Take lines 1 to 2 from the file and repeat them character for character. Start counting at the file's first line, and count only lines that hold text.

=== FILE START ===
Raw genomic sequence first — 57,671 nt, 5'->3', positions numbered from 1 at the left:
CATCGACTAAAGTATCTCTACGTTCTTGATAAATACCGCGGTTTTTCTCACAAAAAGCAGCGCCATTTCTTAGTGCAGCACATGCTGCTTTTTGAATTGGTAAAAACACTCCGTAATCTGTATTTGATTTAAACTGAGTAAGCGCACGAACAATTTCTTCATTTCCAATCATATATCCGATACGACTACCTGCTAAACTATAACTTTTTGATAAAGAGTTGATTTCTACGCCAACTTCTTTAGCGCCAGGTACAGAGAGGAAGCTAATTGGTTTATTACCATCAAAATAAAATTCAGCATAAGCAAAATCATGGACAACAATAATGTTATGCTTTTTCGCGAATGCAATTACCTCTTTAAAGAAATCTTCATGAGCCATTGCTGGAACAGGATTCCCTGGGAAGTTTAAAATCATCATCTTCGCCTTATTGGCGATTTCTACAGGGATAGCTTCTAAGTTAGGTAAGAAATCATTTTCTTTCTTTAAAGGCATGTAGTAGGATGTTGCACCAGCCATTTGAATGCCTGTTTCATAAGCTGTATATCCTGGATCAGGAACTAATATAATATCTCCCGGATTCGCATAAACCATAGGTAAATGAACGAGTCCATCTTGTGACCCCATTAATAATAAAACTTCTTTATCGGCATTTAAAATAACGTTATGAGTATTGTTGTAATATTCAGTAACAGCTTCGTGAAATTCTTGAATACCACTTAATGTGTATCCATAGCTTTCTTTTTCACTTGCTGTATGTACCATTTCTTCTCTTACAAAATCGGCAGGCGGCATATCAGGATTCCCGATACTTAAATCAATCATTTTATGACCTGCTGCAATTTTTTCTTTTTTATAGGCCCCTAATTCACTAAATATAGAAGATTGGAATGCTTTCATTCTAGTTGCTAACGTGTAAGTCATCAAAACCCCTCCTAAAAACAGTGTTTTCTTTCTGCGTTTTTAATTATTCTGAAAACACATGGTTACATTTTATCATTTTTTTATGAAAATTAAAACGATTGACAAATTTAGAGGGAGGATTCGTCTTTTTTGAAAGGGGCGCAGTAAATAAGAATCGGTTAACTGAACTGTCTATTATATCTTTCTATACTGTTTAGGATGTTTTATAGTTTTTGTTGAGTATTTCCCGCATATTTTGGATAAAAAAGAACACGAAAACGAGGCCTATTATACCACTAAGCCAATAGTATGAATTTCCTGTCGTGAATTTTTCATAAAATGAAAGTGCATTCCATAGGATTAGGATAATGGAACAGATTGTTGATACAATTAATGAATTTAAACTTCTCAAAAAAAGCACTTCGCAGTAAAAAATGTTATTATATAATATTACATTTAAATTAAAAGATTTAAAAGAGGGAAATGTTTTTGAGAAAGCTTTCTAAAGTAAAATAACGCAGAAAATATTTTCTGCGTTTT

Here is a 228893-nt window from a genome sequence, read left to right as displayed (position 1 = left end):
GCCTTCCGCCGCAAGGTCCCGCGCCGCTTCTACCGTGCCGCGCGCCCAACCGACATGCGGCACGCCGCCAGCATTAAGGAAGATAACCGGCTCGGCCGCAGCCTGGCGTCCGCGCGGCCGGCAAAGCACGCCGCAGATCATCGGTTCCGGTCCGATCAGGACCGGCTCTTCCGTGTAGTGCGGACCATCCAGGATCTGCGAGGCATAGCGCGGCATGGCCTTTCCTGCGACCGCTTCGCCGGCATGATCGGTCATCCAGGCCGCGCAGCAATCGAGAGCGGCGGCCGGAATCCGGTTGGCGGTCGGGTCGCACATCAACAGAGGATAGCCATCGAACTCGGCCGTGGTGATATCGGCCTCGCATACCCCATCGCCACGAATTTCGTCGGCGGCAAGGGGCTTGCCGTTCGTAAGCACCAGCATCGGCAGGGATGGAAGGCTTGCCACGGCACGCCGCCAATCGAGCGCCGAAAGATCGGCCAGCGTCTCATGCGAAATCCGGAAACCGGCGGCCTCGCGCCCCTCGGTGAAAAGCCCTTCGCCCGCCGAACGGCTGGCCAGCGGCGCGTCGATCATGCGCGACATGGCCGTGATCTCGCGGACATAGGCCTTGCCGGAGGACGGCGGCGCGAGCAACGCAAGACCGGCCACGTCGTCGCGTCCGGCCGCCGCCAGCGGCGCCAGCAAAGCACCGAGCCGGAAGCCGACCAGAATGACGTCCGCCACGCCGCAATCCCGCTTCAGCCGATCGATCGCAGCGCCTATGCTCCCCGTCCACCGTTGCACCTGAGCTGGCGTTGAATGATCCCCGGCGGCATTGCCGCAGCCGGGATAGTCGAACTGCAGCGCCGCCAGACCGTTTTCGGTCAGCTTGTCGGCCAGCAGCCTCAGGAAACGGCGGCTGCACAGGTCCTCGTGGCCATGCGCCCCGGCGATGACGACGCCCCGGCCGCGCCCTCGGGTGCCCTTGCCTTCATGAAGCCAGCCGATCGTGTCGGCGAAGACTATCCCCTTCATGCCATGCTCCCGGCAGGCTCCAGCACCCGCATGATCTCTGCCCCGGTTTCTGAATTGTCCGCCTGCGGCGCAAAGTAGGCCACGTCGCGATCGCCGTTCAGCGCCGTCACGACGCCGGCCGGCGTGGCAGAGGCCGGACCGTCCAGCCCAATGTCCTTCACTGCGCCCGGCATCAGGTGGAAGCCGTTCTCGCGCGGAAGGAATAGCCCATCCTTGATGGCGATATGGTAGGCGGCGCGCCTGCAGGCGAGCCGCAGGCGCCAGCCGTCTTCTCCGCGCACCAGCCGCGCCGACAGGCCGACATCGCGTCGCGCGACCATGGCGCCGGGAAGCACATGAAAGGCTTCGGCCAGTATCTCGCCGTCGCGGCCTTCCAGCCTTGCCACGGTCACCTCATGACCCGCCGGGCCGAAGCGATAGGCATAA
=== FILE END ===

Raw genomic sequence first — 57,671 nt, 5'->3', positions numbered from 1 at the left:
CATCGACTAAAGTATCTCTACGTTCTTGATAAATACCGCGGTTTTTCTCACAAAAAGCAGCGCCATTTCTTAGTGCAGCACATGCTGCTTTTTGAATTGGTAAAAACACTCCGTAATCTGTATTTGATTTAAACTGAGTAAGCGCACGAACAATTTCTTCATTTCCAATCATATATCCGATACGACTACCTGCTAAACTATAACTTTTTGATAAAGAGTTGATTTCTACGCCAACTTCTTTAGCGCCAGGTACAGAGAGGAAGCTAATTGGTTTATTACCATCAAAATAAAATTCAGCATAAGCAAAATCATGGACAACAATAATGTTATGCTTTTTCGCGAATGCAATTACCTCTTTAAAGAAATCTTCATGAGCCATTGCTGGAACAGGATTCCCTGGGAAGTTTAAAATCATCATCTTCGCCTTATTGGCGATTTCTACAGGGATAGCTTCTAAGTTAGGTAAGAAATCATTTTCTTTCTTTAAAGGCATGTAGTAGGATGTTGCACCAGCCATTTGAATGCCTGTTTCATAAGCTGTATATCCTGGATCAGGAACTAATATAATATCTCCCGGATTCGCATAAACCATAGGTAAATGAACGAGTCCATCTTGTGACCCCATTAATAATAAAACTTCTTTATCGGCATTTAAAATAACGTTATGAGTATTGTTGTAATATTCAGTAACAGCTTCGTGAAATTCTTGAATACCACTTAATGTGTATCCATAGCTTTCTTTTTCACTTGCTGTATGTACCATTTCTTCTCTTACAAAATCGGCAGGCGGCATATCAGGATTCCCGATACTTAAATCAATCATTTTATGACCTGCTGCAATTTTTTCTTTTTTATAGGCCCCTAATTCACTAAATATAGAAGATTGGAATGCTTTCATTCTAGTTGCTAACGTGTAAGTCATCAAAACCCCTCCTAAAAACAGTGTTTTCTTTCTGCGTTTTTAATTATTCTGAAAACACATGGTTACATTTTATCATTTTTTTATGAAAATTAAAACGATTGACAAATTTAGAGGGAGGATTCGTCTTTTTTGAAAGGGGCGCAGTAAATAAGAATCGGTTAACTGAACTGTCTATTATATCTTTCTATACTGTTTAGGATGTTTTATAGTTTTTGTTGAGTATTTCCCGCATATTTTGGATAAAAAAGAACACGAAAACGAGGCCTATTATACCACTAAGCCAATAGTATGAATTTCCTGTCGTGAATTTTTCATAAAATGAAAGTGCATTCCATAGGATTAGGATAATGGAACAGATTGTTGATACAATTAATGAATTTAAACTTCTCAAAAAAAGCACTTCGCAGTAAAAAATGTTATTATATAATATTACATTTAAATTAAAAGATTTAAAAGAGGGAAATGTTTTTGAGAAAGCTTTCTAAAGTAAAATAACGCAGAAAATATTTTCTGCGTTTT